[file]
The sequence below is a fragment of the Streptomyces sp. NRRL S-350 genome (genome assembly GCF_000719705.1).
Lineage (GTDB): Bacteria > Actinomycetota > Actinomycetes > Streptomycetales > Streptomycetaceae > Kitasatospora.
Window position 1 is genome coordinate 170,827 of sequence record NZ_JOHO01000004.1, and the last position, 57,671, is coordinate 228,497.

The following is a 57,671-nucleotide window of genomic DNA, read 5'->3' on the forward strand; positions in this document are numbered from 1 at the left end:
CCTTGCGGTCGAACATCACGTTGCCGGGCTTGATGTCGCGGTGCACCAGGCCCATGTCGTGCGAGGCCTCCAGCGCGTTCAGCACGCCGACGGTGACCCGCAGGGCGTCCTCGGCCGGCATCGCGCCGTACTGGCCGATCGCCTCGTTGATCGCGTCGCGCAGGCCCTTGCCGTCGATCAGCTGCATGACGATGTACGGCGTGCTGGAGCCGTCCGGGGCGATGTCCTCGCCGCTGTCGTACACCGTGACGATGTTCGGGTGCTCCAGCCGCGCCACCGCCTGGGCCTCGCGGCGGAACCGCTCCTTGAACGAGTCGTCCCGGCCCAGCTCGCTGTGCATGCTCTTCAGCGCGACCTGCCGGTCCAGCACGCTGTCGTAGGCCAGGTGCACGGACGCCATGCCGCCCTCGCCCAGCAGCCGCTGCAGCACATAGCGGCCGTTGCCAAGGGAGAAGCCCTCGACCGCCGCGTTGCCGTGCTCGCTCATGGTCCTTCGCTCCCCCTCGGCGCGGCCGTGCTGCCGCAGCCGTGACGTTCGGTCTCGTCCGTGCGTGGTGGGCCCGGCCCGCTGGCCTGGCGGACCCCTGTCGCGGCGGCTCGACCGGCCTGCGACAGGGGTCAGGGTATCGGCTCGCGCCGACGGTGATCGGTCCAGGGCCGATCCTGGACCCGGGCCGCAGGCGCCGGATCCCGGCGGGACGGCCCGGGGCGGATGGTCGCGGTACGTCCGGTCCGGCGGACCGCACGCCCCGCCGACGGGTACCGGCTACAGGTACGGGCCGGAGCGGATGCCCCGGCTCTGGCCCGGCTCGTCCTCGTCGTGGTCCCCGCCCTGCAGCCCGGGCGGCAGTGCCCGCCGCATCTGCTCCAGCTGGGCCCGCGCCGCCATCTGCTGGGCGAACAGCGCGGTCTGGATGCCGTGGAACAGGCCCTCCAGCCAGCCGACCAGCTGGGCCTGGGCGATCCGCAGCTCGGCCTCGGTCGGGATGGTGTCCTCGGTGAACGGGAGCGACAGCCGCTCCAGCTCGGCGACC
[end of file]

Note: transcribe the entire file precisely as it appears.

The sequence below is a fragment of the Streptomyces sp. NRRL S-350 genome (genome assembly GCF_000719705.1).
Lineage (GTDB): Bacteria > Actinomycetota > Actinomycetes > Streptomycetales > Streptomycetaceae > Kitasatospora.
Window position 1 is genome coordinate 170,827 of sequence record NZ_JOHO01000004.1, and the last position, 57,671, is coordinate 228,497.

The following is a 57,671-nucleotide window of genomic DNA, read 5'->3' on the forward strand; positions in this document are numbered from 1 at the left end:
CCTTGCGGTCGAACATCACGTTGCCGGGCTTGATGTCGCGGTGCACCAGGCCCATGTCGTGCGAGGCCTCCAGCGCGTTCAGCACGCCGACGGTGACCCGCAGGGCGTCCTCGGCCGGCATCGCGCCGTACTGGCCGATCGCCTCGTTGATCGCGTCGCGCAGGCCCTTGCCGTCGATCAGCTGCATGACGATGTACGGCGTGCTGGAGCCGTCCGGGGCGATGTCCTCGCCGCTGTCGTACACCGTGACGATGTTCGGGTGCTCCAGCCGCGCCACCGCCTGGGCCTCGCGGCGGAACCGCTCCTTGAACGAGTCGTCCCGGCCCAGCTCGCTGTGCATGCTCTTCAGCGCGACCTGCCGGTCCAGCACGCTGTCGTAGGCCAGGTGCACGGACGCCATGCCGCCCTCGCCCAGCAGCCGCTGCAGCACATAGCGGCCGTTGCCAAGGGAGAAGCCCTCGACCGCCGCGTTGCCGTGCTCGCTCATGGTCCTTCGCTCCCCCTCGGCGCGGCCGTGCTGCCGCAGCCGTGACGTTCGGTCTCGTCCGTGCGTGGTGGGCCCGGCCCGCTGGCCTGGCGGACCCCTGTCGCGGCGGCTCGACCGGCCTGCGACAGGGGTCAGGGTATCGGCTCGCGCCGACGGTGATCGGTCCAGGGCCGATCCTGGACCCGGGCCGCAGGCGCCGGATCCCGGCGGGACGGCCCGGGGCGGATGGTCGCGGTACGTCCGGTCCGGCGGACCGCACGCCCCGCCGACGGGTACCGGCTACAGGTACGGGCCGGAGCGGATGCCCCGGCTCTGGCCCGGCTCGTCCTCGTCGTGGTCCCCGCCCTGCAGCCCGGGCGGCAGTGCCCGCCGCATCTGCTCCAGCTGGGCCCGCGCCGCCATCTGCTGGGCGAACAGCGCGGTCTGGATGCCGTGGAACAGGCCCTCCAGCCAGCCGACCAGCTGGGCCTGGGCGATCCGCAGCTCGGCCTCGGTCGGGATGGTGTCCTCGGTGAACGGGAGCGACAGCCGCTCCAGCTCGGCGACC